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It was a bureaucratic nightmare

Significant Natural Areas [SNA’s] are back in the news, with Associate Environment Minister Andrew Hoggard taking the proverbial bull by the horns.

Hoggard said that the Government “has agreed to suspend the requirement for councils to comply with the SNA provisions of the National Policy Statement for Indigenous Biodiversity for three years while it replaces the Resource Management Act’.

The statement shouldn’t have surprised anyone because during the last term of government, Act agricultural spokesman Mark Cameron launched a petition to stop the land grab. Hoggard has continued that crusade, and good on him.

The Hoggard statement brought the predictable bleats, claiming the statement was encouraging councils around New Zealand to break the law.

I’d dispute that. Councils were told to sit on their hands for three years, which was the best advice you could ever give to some of them.

Once a SNA has been declared, for whatever reason, a farmer can appeal if he or she has the resources to do so. The level of scientific proof of an SNA is minimal, and for SNA’s ‘of significance to Maori’, the burden of proof is also light.

And who decides, particularly when it comes to heritage and cultural value as that is incredibly broad. For example, what’s the definition of heritage and cultural value?

Am I going to have a 20-something-year-old with an obscure degree assuring me they have a lifetime of experience in all things before telling me what I can and can’t do on my property?

What makes the entire SNA debate even more farcical is that significant isn’t defined by law.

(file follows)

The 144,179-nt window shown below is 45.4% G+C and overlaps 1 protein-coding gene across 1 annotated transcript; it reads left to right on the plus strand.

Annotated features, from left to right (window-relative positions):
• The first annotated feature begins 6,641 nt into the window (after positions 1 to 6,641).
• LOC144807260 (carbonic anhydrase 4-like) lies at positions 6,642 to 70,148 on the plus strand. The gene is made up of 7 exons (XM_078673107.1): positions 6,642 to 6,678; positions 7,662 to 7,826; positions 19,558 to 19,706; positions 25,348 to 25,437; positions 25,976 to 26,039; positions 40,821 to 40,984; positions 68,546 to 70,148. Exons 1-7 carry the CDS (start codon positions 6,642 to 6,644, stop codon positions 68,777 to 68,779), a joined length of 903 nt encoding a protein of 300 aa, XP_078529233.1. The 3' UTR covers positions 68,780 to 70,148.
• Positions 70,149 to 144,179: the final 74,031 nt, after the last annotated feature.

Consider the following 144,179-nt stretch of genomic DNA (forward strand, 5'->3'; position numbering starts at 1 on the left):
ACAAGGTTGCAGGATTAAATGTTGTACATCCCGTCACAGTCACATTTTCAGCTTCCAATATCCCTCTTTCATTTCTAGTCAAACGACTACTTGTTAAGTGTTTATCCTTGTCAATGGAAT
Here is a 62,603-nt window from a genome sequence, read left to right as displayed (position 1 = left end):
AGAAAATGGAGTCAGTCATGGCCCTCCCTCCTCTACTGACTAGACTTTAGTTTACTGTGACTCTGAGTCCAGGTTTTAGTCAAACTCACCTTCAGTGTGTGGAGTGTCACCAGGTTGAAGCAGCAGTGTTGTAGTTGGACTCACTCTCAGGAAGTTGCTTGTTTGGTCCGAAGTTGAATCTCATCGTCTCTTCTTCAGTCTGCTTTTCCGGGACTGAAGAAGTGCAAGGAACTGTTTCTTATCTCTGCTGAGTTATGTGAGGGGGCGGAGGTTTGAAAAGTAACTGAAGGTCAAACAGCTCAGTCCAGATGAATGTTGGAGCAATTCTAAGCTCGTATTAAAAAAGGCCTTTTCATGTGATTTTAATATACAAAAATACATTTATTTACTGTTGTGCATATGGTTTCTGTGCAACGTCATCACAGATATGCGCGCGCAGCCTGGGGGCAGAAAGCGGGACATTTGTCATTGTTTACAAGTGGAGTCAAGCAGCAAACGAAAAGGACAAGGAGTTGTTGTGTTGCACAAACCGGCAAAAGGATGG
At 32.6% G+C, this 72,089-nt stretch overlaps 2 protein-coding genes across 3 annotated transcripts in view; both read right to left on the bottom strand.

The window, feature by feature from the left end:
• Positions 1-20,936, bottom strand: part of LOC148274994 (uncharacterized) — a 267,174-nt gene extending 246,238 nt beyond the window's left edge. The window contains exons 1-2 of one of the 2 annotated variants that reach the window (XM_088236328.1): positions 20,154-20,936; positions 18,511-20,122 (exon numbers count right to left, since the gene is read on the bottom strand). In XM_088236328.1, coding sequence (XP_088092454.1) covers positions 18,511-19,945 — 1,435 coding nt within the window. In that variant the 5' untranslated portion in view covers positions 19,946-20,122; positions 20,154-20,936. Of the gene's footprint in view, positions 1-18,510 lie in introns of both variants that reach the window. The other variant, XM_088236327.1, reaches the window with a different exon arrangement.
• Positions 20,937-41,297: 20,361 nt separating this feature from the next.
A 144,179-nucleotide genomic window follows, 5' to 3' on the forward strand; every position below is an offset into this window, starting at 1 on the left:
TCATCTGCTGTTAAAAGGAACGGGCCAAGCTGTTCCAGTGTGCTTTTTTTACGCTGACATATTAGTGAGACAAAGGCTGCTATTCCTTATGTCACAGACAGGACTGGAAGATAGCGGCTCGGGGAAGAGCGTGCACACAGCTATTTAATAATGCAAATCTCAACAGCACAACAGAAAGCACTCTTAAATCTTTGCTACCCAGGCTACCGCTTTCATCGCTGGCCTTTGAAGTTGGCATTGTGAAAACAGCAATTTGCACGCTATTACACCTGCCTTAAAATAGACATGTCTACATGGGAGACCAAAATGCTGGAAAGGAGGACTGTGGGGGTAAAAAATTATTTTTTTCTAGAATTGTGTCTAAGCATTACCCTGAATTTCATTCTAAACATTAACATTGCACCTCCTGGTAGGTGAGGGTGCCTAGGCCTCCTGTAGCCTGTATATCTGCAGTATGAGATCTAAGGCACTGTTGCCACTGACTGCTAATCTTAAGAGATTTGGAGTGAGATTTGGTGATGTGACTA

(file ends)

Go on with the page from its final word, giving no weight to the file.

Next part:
Some time ago, I had a mate phoned by that 20-something-year-old to be told that there was a stand of Totara at the back of the property, and they were going to inspect it with a view to classifying it. They were told not to come onto the property.

The reality was, if the council employee had bothered to do any research, that the stand of Totara was part of a fenced-off regeneration area of over 100 hectares that several neighbours had banded together to preserve. Such is the level of ignorance promoted by some councils.

The Hoggard statement received support and criticism.

The Environmental Defence Society came out describing the Hoggard statement as ‘the latest in a rolling maul of attacks on the constitution and environment by the government’. They added: ‘It represents executive overreach in a way not seen since the 1970’s’.

You’d hold your breath over that hysteria and one could suggest that the author had a cup of tea and a lie down.

The issue is that you had a jackbooted law that infringed on property rights and created a bureaucratic nightmare.

It had no scientific credibility and it wasn’t always run by people qualified to do so.

For those reasons alone, it deserved the boot and congratulations to Hoggard for starting the process.

Roger Parker
Roger Parker
Roger Parker is the Times-Age news director. In the Venn-diagram of his two great loves, news and sport, sports news is the sweet spot.

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